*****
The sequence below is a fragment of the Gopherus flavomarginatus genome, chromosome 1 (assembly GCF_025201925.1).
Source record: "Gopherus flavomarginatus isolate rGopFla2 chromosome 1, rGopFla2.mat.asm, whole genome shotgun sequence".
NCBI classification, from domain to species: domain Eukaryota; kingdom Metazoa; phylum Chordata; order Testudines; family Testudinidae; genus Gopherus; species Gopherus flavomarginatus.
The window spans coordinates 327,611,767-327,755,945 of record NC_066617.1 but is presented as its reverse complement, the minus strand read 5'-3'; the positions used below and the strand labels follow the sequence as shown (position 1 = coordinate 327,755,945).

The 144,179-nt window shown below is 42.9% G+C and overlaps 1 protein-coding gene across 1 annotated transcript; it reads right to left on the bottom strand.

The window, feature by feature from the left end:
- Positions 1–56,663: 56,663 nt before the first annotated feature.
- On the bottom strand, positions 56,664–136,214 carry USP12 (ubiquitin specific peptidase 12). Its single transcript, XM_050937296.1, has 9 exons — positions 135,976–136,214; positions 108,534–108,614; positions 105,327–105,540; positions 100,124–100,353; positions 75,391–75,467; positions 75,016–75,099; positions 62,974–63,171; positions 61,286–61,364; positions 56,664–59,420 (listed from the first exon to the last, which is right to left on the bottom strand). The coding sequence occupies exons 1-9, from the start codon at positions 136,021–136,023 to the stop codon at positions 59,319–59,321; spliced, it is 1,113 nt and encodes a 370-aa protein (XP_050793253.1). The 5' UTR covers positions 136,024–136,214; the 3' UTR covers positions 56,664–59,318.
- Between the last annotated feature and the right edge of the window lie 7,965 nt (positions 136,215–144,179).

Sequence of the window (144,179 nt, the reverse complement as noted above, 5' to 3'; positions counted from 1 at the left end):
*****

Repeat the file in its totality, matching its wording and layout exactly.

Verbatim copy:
The sequence below is a fragment of the Gopherus flavomarginatus genome, chromosome 1 (assembly GCF_025201925.1).
Source record: "Gopherus flavomarginatus isolate rGopFla2 chromosome 1, rGopFla2.mat.asm, whole genome shotgun sequence".
NCBI classification, from domain to species: domain Eukaryota; kingdom Metazoa; phylum Chordata; order Testudines; family Testudinidae; genus Gopherus; species Gopherus flavomarginatus.
The window spans coordinates 327,611,767-327,755,945 of record NC_066617.1 but is presented as its reverse complement, the minus strand read 5'-3'; the positions used below and the strand labels follow the sequence as shown (position 1 = coordinate 327,755,945).

The 144,179-nt window shown below is 42.9% G+C and overlaps 1 protein-coding gene across 1 annotated transcript; it reads right to left on the bottom strand.

The window, feature by feature from the left end:
- Positions 1–56,663: 56,663 nt before the first annotated feature.
- On the bottom strand, positions 56,664–136,214 carry USP12 (ubiquitin specific peptidase 12). Its single transcript, XM_050937296.1, has 9 exons — positions 135,976–136,214; positions 108,534–108,614; positions 105,327–105,540; positions 100,124–100,353; positions 75,391–75,467; positions 75,016–75,099; positions 62,974–63,171; positions 61,286–61,364; positions 56,664–59,420 (listed from the first exon to the last, which is right to left on the bottom strand). The coding sequence occupies exons 1-9, from the start codon at positions 136,021–136,023 to the stop codon at positions 59,319–59,321; spliced, it is 1,113 nt and encodes a 370-aa protein (XP_050793253.1). The 5' UTR covers positions 136,024–136,214; the 3' UTR covers positions 56,664–59,318.
- Between the last annotated feature and the right edge of the window lie 7,965 nt (positions 136,215–144,179).

Sequence of the window (144,179 nt, the reverse complement as noted above, 5' to 3'; positions counted from 1 at the left end):